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Wesley Snipes called on famous friends to vouch for him, highlighted his clean criminal record and even wrote the government $5 million in checks — all in an effort to convince a judge that his conviction on tax charges should cost him nothing more than home detention and some public service announcements.
None of it worked. The “Blade” actor was ordered to do hard time.
Snipes was sentenced to three years in prison Thursday for failing to file tax returns, the maximum penalty — and a victory for prosecutors who sought to make an example of the action star.
Snipes’ lawyers had spent much of the day in court offering dozens of letters from family members, friends — even fellow actors Woody Harrelson and Denzel Washington — attesting to his good character. His attorneys recommended he be given home detention and ordered to make public service announcements because his three convictions were all misdemeanors and the actor had no previous criminal record.
But U.S. District Judge William Terrell Hodges said Snipes exhibited a “history of contempt over a period of time” for U.S. tax laws, and granted prosecutors the three-year sentence they requested — one year for each of Snipes’ convictions of willfully failing to file a tax return from 1999-2001.
“In my mind these are serious crimes, albeit misdemeanors,” Hodges said.
Attracting ‘wolves and jackals’
Snipes apologized while reading from a written statement for his “costly mistakes,” but never mentioned the word taxes.
“I am an idealistic, naive, passionate, truth-seeking, spiritually motivated artist, unschooled in the science of law and finance,” Snipes said. He said his wealth and celebrity attracted “wolves and jackals like flies are attracted to meat.” He called himself “well-intentioned, but miseducated.”
The action star of the “Blade” trilogy, “White Men Can’t Jump,” “Jungle Fever” and other films hasn’t filed a tax return since 1998, the government alleged. Snipes and the IRS will work in future civil proceedings to determine his full tax liability, plus interest and penalties.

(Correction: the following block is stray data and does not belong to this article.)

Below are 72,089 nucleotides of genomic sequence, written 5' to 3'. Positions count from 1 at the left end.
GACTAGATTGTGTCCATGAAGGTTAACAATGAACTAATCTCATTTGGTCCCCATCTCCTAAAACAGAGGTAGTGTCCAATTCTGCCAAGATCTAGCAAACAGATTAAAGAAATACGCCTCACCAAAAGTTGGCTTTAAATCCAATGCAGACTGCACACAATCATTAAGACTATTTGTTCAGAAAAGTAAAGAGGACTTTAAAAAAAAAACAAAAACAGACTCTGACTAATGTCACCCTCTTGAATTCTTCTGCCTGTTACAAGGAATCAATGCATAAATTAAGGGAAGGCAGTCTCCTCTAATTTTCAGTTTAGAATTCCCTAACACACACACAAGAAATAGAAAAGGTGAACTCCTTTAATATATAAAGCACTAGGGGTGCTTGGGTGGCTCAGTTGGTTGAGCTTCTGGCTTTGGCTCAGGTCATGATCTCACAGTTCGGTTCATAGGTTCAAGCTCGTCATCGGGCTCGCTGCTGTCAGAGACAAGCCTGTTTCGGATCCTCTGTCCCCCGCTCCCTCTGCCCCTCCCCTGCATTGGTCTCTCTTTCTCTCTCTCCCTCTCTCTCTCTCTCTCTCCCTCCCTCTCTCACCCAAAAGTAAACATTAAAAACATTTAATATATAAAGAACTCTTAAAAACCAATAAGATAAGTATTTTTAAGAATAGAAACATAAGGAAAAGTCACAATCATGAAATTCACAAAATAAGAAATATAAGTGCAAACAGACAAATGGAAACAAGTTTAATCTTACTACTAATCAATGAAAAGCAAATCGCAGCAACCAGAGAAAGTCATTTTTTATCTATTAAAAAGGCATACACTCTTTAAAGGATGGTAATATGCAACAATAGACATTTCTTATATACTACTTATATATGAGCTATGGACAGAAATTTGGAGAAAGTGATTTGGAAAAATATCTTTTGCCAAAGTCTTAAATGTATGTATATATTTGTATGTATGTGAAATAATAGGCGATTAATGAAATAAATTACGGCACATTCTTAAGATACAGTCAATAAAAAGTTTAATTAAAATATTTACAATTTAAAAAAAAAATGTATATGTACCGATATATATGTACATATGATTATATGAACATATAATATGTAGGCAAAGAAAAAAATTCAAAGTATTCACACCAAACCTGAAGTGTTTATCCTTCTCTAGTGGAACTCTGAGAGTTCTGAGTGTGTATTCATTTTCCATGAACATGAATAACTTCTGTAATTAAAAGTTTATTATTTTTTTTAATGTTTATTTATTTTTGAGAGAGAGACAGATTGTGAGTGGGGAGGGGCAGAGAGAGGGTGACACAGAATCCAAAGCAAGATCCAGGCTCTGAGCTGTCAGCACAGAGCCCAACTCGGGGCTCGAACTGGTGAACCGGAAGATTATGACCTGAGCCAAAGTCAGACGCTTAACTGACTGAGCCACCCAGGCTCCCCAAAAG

Snipes was the highest-profile criminal tax target in years, and prosecutors called for a heavy sentence to deter others from trying to obstruct the IRS. The government alleged Snipes made at least $13.8 million for the years in question and owed $2.7 million in back taxes.
Snipes was acquitted in February of five additional charges, including felony tax fraud and conspiracy. Co-defendants Douglas P. Rosile and Eddie Ray Kahn were convicted on both those counts. Kahn, who refused to defend himself in court, was sentenced to 10 years, while Rosile received 54 months. Both will serve three years of supervised release. Snipes will serve one year of supervised release.
Snipes and Rosile remain free and will be notified when they are to surrender to authorities. Defense attorney Carmen Hernandez signaled in court that Snipes would pursue an appeal.
Kahn was the founder of American Rights Litigators, and a successor group, Guiding Light of God Ministries, that purported to help members legally avoid paying taxes. Rosile, a former accountant who lost his licenses in Ohio and Florida, prepared Snipes’ paperwork.
Using relevant conduct
Snipes maintained in a years-long battle with the IRS he did not have to pay taxes, using fringe arguments common to “tax protesters” who say the government has no legal right to collect. After joining Kahn’s group, the government said Snipes instructed his employees to stop paying their own taxes and sought $11 million in 1996 and 1997 taxes he legally paid.
Prosecutors sought to justify the maximum sentence by raising those and other details from the IRS investigation, as well as a tax loss even for years in which Snipes was acquitted of failing to file a return. Such “relevant conduct” is allowed by law for a judge’s consideration at sentencing.
Criminal tax prosecutions are relatively rare — usually the cases are handled in civil court, where the government has a lower burden of proof. Prosecutors said Snipes’ case was important to send a message to would-be tax protesters not to test the government.
Snipes’ lawyers said he was no threat to society, and called four character witnesses Thursday, including television’s Judge Joe Brown, who incited applause from the gallery by suggesting Snipes was no different than “mega-corporate entities” that legally avoid taxes.
Hodges twice halted the proceedings to quiet the crowd, threatening to clear everyone out if they made another outburst.
Defense attorneys Hernandez and Daniel Meachum said Snipes was unfairly targeted for prosecution because he’s famous. Meachum called prosecutors “big game hunters,” selectively prosecuting the actor while Kahn’s 4,000 other clients remained free.
Hodges was not swayed.
“One of the main purposes which drives selective prosecution in tax cases is deterrence,” the judge said, while denying it had anything to do with his sentence. “In some instances, that means those of celebrity stand greater risk of prosecution. But there’s nothing unusual about it, nor is there anything unlawful about it. It’s the way the system works.”